The 3 Little Bears

Despite the rest of the weekend, Memorial Day was beautiful.  No rain, all sunshine.  We are very fortunate to have a trail system practically in our own (or should I say, in the Anderson's) backyard.  So lastnight we decided to take advantage of the nice weather and go for a much needed, and long overdue, hike. 

Since the area we were hiking in is known for bears, we were prepared with our bear bell and even our newly purchased bear spray.  We were almost at the end of our hike, in a spot we have hiked many times before - I had just said how I want to see a bear climb a tree in the wild and Steve had tucked the bear bell away because there were lots of other hikers - when Eagle Eye Steve spotted the movement less than 100 yards off the trail.   It was a black bear.  Our first sighting of the season! But, she wasn't alone.  Sitting under a tree, not far from where we spotted her looking for dinner, were her three little cubs. While Steve's immediate reaction was to have the bear spray in hand, just in case, mine was to grab my camera.  It's a good thing at least one of us has some common sense. We stood and watched, knowing we were at a safe distance, as they wrestled and even ventured up the tree as mom kept a close eye on them, and us. It was such a beautiful sight and definitely one of the most breathtaking, and probably one of the luckiest, things we've seen so far on this staycation.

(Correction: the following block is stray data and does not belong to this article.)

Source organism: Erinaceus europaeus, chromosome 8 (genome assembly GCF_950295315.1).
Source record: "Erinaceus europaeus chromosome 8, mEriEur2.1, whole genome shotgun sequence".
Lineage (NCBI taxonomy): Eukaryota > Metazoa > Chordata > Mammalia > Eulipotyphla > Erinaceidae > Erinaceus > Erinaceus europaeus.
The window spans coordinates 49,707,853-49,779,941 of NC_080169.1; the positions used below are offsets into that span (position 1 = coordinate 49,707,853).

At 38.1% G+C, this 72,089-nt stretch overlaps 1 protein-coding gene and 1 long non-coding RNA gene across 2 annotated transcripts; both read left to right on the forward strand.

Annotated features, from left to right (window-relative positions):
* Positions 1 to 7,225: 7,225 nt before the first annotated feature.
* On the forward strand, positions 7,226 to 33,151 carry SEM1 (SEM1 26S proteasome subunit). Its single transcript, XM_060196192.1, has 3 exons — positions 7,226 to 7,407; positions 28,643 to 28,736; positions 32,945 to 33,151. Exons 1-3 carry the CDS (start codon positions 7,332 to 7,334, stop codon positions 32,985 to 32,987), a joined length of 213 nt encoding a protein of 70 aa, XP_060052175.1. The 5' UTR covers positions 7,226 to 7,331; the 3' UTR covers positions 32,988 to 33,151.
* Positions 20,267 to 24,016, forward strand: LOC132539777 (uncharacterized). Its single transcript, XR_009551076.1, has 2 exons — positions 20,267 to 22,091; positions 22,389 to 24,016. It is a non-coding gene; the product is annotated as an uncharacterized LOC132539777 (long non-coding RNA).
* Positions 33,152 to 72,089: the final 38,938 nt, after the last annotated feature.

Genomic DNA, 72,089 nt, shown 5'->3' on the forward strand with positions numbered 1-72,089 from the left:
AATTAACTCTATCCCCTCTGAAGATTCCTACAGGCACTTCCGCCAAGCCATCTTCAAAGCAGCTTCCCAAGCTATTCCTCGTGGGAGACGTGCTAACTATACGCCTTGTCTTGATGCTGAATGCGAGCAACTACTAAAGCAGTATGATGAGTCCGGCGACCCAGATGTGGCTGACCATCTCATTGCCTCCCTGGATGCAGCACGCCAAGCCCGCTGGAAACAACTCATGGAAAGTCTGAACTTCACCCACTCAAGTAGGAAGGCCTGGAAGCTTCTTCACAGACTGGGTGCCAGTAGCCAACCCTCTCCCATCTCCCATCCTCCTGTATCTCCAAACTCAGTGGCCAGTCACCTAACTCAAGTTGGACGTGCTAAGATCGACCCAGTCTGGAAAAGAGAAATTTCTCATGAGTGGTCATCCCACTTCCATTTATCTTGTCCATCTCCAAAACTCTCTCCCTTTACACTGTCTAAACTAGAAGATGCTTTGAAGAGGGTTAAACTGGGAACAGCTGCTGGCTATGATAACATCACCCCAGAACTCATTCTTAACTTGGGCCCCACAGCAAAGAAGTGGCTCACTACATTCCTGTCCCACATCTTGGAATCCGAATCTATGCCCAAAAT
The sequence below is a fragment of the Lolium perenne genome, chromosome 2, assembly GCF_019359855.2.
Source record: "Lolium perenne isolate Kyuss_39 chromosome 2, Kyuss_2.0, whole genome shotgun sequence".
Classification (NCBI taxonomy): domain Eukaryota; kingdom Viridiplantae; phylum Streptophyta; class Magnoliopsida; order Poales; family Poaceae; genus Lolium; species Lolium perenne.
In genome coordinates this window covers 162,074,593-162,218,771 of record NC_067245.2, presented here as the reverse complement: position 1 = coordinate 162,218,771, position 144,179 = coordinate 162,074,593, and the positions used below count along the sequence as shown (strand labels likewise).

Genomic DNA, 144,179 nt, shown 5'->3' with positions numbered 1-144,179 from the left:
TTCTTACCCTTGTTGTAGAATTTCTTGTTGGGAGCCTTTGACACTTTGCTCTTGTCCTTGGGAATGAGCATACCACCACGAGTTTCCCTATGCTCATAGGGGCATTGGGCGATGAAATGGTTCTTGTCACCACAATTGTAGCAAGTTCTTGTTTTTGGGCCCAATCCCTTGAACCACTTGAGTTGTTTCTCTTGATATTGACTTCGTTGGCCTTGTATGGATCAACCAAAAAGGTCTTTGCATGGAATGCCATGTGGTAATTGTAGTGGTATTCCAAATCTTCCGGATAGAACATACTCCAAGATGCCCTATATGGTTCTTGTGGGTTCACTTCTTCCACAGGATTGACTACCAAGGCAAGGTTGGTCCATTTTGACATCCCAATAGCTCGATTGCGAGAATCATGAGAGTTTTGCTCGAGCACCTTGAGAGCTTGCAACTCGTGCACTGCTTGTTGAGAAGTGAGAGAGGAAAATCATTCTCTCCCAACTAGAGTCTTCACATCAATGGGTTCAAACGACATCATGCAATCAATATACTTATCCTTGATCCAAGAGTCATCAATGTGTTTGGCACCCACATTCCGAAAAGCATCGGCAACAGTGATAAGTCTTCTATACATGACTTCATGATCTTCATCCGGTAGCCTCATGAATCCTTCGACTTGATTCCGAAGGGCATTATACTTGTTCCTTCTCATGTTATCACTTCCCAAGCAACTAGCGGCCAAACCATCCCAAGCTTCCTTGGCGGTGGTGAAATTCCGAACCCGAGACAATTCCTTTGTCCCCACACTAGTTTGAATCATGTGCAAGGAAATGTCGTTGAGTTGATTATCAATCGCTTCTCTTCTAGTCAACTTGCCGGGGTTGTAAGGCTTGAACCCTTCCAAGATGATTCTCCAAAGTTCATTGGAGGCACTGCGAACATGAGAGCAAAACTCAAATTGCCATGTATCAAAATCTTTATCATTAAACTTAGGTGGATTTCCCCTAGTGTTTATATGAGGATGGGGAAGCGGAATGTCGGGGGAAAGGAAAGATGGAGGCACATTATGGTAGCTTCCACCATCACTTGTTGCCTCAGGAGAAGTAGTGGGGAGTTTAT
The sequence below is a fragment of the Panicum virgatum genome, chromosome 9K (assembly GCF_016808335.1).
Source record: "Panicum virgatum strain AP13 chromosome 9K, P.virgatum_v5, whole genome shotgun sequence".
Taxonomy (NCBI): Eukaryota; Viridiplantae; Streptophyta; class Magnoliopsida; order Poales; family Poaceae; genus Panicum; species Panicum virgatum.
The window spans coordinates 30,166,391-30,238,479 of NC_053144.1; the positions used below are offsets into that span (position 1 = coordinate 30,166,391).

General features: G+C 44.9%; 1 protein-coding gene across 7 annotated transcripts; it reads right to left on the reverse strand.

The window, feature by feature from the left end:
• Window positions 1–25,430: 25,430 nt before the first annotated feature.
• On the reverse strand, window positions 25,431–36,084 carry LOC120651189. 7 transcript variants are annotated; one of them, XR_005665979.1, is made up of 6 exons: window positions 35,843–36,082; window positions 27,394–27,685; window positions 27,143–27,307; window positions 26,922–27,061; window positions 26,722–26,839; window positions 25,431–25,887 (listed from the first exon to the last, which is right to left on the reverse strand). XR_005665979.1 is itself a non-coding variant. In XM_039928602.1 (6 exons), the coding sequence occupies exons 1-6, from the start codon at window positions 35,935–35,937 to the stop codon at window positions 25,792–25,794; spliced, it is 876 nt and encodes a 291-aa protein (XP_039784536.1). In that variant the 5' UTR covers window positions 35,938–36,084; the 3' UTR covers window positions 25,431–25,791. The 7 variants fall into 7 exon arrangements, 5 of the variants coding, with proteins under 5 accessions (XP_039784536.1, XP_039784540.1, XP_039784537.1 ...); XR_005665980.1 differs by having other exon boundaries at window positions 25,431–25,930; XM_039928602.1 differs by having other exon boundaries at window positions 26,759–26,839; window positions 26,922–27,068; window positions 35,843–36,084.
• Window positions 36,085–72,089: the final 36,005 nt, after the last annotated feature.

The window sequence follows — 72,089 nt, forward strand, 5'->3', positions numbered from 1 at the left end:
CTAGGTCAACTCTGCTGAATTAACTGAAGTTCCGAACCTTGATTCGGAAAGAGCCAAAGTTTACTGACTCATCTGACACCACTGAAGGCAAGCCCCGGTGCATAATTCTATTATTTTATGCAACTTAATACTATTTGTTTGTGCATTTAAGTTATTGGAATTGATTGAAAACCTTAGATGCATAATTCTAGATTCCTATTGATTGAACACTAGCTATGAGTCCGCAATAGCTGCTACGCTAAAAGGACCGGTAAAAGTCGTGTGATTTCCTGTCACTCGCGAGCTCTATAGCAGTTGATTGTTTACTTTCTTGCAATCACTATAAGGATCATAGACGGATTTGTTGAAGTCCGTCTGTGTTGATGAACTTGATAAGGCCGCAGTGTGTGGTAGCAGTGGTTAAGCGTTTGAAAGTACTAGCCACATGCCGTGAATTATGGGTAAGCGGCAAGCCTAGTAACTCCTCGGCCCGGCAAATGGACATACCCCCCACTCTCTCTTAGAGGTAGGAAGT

Forgive the blurriness, I was a tad bit excited...





Here are some more pictures from our walk...



Stay tuned for our next BIG adventure...








Rain or Shine